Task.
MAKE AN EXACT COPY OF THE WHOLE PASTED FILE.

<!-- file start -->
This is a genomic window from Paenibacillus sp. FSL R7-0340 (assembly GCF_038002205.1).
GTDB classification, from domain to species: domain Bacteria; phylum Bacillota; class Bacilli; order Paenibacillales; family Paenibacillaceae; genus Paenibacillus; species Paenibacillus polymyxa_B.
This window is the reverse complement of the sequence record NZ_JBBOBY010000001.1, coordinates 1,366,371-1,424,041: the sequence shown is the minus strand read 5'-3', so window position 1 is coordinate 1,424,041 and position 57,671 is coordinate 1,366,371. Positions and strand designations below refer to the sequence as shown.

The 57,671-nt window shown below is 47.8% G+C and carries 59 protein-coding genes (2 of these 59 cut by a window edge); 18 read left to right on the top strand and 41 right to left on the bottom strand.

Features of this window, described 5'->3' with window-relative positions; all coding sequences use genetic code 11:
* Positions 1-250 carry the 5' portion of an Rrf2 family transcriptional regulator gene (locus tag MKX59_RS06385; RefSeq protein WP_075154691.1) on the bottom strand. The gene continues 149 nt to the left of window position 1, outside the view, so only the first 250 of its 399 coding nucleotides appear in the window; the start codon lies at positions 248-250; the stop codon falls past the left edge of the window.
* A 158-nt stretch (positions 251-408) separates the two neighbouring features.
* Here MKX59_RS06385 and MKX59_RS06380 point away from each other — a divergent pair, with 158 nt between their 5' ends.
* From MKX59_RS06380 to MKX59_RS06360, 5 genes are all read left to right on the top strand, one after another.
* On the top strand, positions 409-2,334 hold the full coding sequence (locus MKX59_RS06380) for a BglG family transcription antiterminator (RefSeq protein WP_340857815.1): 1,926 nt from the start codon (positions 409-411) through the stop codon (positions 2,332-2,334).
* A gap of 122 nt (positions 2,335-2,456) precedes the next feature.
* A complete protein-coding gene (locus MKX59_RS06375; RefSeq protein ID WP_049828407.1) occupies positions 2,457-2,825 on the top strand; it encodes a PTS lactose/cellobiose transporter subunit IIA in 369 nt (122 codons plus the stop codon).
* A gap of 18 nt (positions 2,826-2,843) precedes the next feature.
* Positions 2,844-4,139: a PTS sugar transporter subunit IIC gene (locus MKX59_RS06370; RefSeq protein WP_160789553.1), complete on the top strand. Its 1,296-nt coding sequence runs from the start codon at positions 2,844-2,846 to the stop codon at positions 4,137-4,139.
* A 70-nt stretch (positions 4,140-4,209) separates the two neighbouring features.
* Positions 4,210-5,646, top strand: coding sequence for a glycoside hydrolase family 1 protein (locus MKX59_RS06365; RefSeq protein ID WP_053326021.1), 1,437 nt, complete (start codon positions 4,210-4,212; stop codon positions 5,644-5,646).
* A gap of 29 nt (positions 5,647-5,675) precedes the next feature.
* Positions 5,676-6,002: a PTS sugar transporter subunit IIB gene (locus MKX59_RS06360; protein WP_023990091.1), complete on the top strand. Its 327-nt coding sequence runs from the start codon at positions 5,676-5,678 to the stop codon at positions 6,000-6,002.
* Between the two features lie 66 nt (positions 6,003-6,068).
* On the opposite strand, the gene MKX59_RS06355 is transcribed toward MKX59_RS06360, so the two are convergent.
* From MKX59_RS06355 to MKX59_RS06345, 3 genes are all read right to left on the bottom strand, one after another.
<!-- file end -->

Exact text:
This is a genomic window from Paenibacillus sp. FSL R7-0340 (assembly GCF_038002205.1).
GTDB classification, from domain to species: domain Bacteria; phylum Bacillota; class Bacilli; order Paenibacillales; family Paenibacillaceae; genus Paenibacillus; species Paenibacillus polymyxa_B.
This window is the reverse complement of the sequence record NZ_JBBOBY010000001.1, coordinates 1,366,371-1,424,041: the sequence shown is the minus strand read 5'-3', so window position 1 is coordinate 1,424,041 and position 57,671 is coordinate 1,366,371. Positions and strand designations below refer to the sequence as shown.

The 57,671-nt window shown below is 47.8% G+C and carries 59 protein-coding genes (2 of these 59 cut by a window edge); 18 read left to right on the top strand and 41 right to left on the bottom strand.

Features of this window, described 5'->3' with window-relative positions; all coding sequences use genetic code 11:
* Positions 1-250 carry the 5' portion of an Rrf2 family transcriptional regulator gene (locus tag MKX59_RS06385; RefSeq protein WP_075154691.1) on the bottom strand. The gene continues 149 nt to the left of window position 1, outside the view, so only the first 250 of its 399 coding nucleotides appear in the window; the start codon lies at positions 248-250; the stop codon falls past the left edge of the window.
* A 158-nt stretch (positions 251-408) separates the two neighbouring features.
* Here MKX59_RS06385 and MKX59_RS06380 point away from each other — a divergent pair, with 158 nt between their 5' ends.
* From MKX59_RS06380 to MKX59_RS06360, 5 genes are all read left to right on the top strand, one after another.
* On the top strand, positions 409-2,334 hold the full coding sequence (locus MKX59_RS06380) for a BglG family transcription antiterminator (RefSeq protein WP_340857815.1): 1,926 nt from the start codon (positions 409-411) through the stop codon (positions 2,332-2,334).
* A gap of 122 nt (positions 2,335-2,456) precedes the next feature.
* A complete protein-coding gene (locus MKX59_RS06375; RefSeq protein ID WP_049828407.1) occupies positions 2,457-2,825 on the top strand; it encodes a PTS lactose/cellobiose transporter subunit IIA in 369 nt (122 codons plus the stop codon).
* A gap of 18 nt (positions 2,826-2,843) precedes the next feature.
* Positions 2,844-4,139: a PTS sugar transporter subunit IIC gene (locus MKX59_RS06370; RefSeq protein WP_160789553.1), complete on the top strand. Its 1,296-nt coding sequence runs from the start codon at positions 2,844-2,846 to the stop codon at positions 4,137-4,139.
* A 70-nt stretch (positions 4,140-4,209) separates the two neighbouring features.
* Positions 4,210-5,646, top strand: coding sequence for a glycoside hydrolase family 1 protein (locus MKX59_RS06365; RefSeq protein ID WP_053326021.1), 1,437 nt, complete (start codon positions 4,210-4,212; stop codon positions 5,644-5,646).
* A gap of 29 nt (positions 5,647-5,675) precedes the next feature.
* Positions 5,676-6,002: a PTS sugar transporter subunit IIB gene (locus MKX59_RS06360; protein WP_023990091.1), complete on the top strand. Its 327-nt coding sequence runs from the start codon at positions 5,676-5,678 to the stop codon at positions 6,000-6,002.
* Between the two features lie 66 nt (positions 6,003-6,068).
* On the opposite strand, the gene MKX59_RS06355 is transcribed toward MKX59_RS06360, so the two are convergent.
* From MKX59_RS06355 to MKX59_RS06345, 3 genes are all read right to left on the bottom strand, one after another.